Can BJP expand reach?

The exceptional performance of the BJP in the recently concluded assembly elections has further consolidated its position as the leading national party and will also boost its strength in the Rajya Sabha, where it is woefully short of numbers.

The strategy adopted by the BJP in these elections will, however, force its allies to rethink their future in the NDA. Some of the older allies joined the BJP when it was restricted to the Hindi heartland and the Congress was the only pan-Indian party.

But now, the balance of power has shifted in favour of BJP, which has become a Ladakh-to-Kanyakumari party. Consequently, BJP has decided to restructure/abandon “unfavourable” Atal-Advani era alliances, irrespective of short term losses. It expects allies to defer to it in national as well as state politics.

Shiv Sena’s experience in Maharashtra is not an exception. In Nagaland, BJP contested a bye-election against Naga Peoples’ Front (NPF) and stood second, an honour hitherto reserved for the Congress.

The NPF is part of the NDA and leads the state-level Democratic Alliance of Nagaland of which BJP is a founding member. In Punjab, Akali Dal is vulnerable after poor performance in the Lok Sabha election and an ill-conceived alliance with INLD in Haryana.

The impact of these elections will, however, not be limited to the NDA because the BJP is emerging as the main competitor of major regional parties across the country. The October elections should serve as a wakeup call for the regional parties that found solace in September bye-election results. But in the short-to-medium term, smaller regional parties stand to gain as evident from the generous seat sharing plans offered to them by the BJP in the Lok Sabha and assembly elections.

This helps the BJP claim moral high ground as a party sensitive to smaller parties and also extends its reach among smaller communities untouched by major parties. At this stage, two complementary questions need to be asked to assess the future of regional politics.

Can BJP successfully expand and become the colossus that the Congress was in the 1950s and 1980s? And, how will major regional parties respond to BJP’s further growth?

The first question needs elaboration. Can the BJP secure a two-thirds majority in the next Lok Sabha (more than 360 members) polls and an equally large majority in the indirectly elected Rajya Sabha (more than 160 members) to be able to amend the Constitution, even if within the bounds of the basic structure guarded by the Supreme Court? At present, the strength of NDA in the LS is 335, including BJP’s 282 MPs and Shiv Sena’s 18 MPs.

The corresponding figure for the RS is 57, including 43 members of the BJP and 3 of the Sena. So, even if the BJP captured the entire political space of the NDA, it will be far from the magic number. But the BJP has already reached its limits in the Hindi belt and Western India, which means, it has to make major inroads into eastern and southern India over the next few years.

So, as of now, it seems the BJP is not close to securing a super-majority in parliament in the near foreseeable future. The polity of today is much more fractured than it was in the 1950s and 1980s.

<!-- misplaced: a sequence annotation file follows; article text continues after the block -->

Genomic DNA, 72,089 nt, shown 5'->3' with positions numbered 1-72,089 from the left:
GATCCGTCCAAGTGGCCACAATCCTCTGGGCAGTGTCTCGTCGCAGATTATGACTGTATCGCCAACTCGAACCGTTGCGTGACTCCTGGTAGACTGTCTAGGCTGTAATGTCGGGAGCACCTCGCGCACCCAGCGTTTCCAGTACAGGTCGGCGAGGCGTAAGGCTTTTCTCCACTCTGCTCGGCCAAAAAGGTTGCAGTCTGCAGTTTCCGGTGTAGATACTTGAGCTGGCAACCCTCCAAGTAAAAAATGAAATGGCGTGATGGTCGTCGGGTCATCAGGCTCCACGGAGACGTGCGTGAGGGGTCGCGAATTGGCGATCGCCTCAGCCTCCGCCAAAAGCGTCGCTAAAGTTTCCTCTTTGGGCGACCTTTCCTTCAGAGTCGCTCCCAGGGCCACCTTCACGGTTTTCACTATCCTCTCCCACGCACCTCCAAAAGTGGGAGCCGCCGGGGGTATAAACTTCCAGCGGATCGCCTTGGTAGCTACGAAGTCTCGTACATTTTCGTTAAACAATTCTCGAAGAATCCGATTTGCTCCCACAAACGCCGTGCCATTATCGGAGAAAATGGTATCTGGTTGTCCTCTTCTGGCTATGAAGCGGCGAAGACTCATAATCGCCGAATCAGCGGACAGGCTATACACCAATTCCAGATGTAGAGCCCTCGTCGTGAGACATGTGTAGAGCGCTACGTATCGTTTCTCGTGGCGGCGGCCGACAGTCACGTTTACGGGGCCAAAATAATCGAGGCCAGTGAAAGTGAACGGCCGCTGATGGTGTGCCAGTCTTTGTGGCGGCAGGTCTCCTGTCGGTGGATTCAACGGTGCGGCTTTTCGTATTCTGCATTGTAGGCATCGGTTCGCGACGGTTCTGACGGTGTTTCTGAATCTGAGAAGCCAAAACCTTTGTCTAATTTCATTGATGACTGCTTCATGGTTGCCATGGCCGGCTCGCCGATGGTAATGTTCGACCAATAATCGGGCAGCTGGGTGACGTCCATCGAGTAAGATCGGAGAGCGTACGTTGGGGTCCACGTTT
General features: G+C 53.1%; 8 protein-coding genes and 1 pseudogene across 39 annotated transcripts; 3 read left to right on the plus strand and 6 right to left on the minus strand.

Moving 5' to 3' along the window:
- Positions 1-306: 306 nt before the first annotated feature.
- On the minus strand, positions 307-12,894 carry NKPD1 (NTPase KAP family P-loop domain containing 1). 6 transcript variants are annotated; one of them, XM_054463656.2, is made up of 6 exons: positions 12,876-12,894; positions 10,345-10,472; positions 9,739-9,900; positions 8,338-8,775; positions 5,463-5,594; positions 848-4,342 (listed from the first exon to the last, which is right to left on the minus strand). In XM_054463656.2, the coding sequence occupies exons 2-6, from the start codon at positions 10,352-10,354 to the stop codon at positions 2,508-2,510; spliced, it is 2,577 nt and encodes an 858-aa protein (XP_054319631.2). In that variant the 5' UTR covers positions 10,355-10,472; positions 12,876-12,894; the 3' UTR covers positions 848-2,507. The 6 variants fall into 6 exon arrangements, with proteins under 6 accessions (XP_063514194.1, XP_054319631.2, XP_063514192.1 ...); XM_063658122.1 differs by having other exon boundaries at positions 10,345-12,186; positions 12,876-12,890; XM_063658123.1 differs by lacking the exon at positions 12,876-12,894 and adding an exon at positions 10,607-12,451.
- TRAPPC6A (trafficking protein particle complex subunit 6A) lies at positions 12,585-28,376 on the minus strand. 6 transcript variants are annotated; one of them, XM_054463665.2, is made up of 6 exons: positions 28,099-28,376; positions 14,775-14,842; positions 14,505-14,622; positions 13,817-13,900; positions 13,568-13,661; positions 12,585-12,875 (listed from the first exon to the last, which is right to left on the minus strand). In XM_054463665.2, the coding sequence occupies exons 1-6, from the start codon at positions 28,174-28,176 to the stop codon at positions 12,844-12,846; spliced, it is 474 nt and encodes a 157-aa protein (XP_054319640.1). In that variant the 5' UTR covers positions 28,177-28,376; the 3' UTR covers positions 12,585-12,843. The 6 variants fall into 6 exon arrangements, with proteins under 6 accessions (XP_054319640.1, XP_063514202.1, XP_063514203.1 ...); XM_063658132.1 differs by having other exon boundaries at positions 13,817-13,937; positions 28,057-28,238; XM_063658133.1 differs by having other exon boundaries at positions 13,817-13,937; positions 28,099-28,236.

What are the options available to the regional parties facing a rising BJP in 2014? There are a number of possibilities. A regional party can choose to join the BJP as a junior partner.

But if even a close ideological ally like the Sena is finding it difficult to accept the second rung, this option will be more unpalatable to others. Furthermore, the left-of-the-centre regional parties, which draw significant support from religious minorities, will find it difficult to join the BJP’s bandwagon. The other option available to these parties is to build an alliance of regional parties.

Platform to unite

The alliance between the RJD and the JDU in Bihar has given hints to serve as a platform to unite regional parties. Yet another option is to build a grand alliance around the Congress, which will address the collective action problem by resolving the question of leadership. But that is unlikely in the near future given the deep crisis within the Congress for which the party has to find a non-biological solution. The Left Front, which until a few years ago, was the natural core of any non-BJP/Congress alliance, is similarly paralysed at the moment.

In light of the difficulties in building an anti-BJP alliance, it seems regional parties have little room for manoeuvre vis-a-vis BJP. Should we expect a fresh efflorescence of regionalism or community-based mobilisation across the country? That does not seem unlikely. If that happens, the present Union government will find itself hamstrung because the BJP and its parent organisation are prone to conflate regional assertions with national security threats.

They, in fact, go out of their way to cultivate a hardline image in this regard. But the regional parties will also find themselves constrained in their pursuit of regionalism or community-based mobilisation as a defence against BJP.

If they move to an extreme position, they will leave unattended the needs of the youth, whose bread-and-butter aspirations make them vulnerable to Modi’s developmentalist charm offensive. So, in the ultimate analysis, a moderate regional agenda coupled with a good record of its state government might be a regional party’s best defence against BJP, which is trying to fill in the vacuum left behind by the Congress.

(The writer is Assistant Professor of Economics, Azim Premji University, Bangalore)

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